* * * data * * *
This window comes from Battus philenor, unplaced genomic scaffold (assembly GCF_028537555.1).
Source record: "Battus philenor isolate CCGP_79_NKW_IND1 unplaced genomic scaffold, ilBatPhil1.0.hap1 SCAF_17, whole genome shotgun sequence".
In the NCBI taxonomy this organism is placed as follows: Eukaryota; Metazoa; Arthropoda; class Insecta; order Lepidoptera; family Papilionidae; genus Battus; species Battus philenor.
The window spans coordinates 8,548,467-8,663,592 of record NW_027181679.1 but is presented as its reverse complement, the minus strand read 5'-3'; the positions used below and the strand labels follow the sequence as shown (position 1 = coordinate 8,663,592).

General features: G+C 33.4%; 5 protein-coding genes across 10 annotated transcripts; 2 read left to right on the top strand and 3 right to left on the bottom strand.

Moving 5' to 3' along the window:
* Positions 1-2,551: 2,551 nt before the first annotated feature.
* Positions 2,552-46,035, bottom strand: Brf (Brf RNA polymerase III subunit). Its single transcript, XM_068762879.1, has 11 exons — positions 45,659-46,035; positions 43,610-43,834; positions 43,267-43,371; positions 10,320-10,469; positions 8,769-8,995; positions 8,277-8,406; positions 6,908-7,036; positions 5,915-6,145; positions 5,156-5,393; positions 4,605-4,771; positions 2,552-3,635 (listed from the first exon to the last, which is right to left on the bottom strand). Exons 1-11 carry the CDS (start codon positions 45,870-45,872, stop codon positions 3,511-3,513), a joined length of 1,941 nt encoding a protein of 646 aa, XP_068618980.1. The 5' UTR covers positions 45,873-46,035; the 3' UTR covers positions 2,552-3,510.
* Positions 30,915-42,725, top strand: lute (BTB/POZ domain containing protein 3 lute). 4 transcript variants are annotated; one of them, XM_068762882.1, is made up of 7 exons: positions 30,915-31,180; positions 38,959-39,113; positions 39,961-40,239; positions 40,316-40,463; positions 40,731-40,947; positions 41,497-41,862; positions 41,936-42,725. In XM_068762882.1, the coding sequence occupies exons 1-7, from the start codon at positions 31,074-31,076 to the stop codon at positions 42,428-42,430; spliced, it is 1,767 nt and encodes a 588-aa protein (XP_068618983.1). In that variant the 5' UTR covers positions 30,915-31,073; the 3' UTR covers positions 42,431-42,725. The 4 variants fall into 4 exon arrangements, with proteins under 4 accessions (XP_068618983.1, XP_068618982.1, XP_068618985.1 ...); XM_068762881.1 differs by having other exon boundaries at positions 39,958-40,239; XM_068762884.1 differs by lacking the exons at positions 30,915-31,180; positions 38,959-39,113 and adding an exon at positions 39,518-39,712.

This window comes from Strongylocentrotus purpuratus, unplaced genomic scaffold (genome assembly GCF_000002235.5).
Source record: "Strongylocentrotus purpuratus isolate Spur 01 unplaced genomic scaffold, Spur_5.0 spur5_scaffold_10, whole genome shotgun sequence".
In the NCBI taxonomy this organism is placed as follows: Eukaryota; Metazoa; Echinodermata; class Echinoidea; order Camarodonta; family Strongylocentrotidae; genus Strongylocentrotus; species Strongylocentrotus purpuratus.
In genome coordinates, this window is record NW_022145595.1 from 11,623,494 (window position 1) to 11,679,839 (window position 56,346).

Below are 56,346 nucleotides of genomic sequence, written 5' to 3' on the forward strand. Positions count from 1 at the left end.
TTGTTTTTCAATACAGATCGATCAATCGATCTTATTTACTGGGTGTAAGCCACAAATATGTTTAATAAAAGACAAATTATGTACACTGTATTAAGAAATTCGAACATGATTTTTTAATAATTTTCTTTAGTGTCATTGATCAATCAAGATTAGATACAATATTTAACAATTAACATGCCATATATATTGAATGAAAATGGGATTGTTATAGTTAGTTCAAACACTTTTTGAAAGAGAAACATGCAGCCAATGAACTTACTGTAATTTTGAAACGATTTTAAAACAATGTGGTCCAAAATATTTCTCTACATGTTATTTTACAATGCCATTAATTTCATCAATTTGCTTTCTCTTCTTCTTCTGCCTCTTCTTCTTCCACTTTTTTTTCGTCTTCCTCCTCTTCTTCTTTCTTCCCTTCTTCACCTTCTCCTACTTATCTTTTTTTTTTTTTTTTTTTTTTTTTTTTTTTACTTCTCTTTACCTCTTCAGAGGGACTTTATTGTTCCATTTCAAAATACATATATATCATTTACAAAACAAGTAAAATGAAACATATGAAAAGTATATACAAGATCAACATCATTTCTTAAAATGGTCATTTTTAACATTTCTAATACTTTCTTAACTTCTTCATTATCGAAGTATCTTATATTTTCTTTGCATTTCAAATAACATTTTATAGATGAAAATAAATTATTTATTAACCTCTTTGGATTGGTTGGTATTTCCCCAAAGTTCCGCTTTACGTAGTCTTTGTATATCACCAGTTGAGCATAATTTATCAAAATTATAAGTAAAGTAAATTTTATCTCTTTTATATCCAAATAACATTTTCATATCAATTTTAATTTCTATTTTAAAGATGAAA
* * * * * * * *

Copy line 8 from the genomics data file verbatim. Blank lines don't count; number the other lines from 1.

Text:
* Positions 2,552-46,035, bottom strand: Brf (Brf RNA polymerase III subunit). Its single transcript, XM_068762879.1, has 11 exons — positions 45,659-46,035; positions 43,610-43,834; positions 43,267-43,371; positions 10,320-10,469; positions 8,769-8,995; positions 8,277-8,406; positions 6,908-7,036; positions 5,915-6,145; positions 5,156-5,393; positions 4,605-4,771; positions 2,552-3,635 (listed from the first exon to the last, which is right to left on the bottom strand). Exons 1-11 carry the CDS (start codon positions 45,870-45,872, stop codon positions 3,511-3,513), a joined length of 1,941 nt encoding a protein of 646 aa, XP_068618980.1. The 5' UTR covers positions 45,873-46,035; the 3' UTR covers positions 2,552-3,510.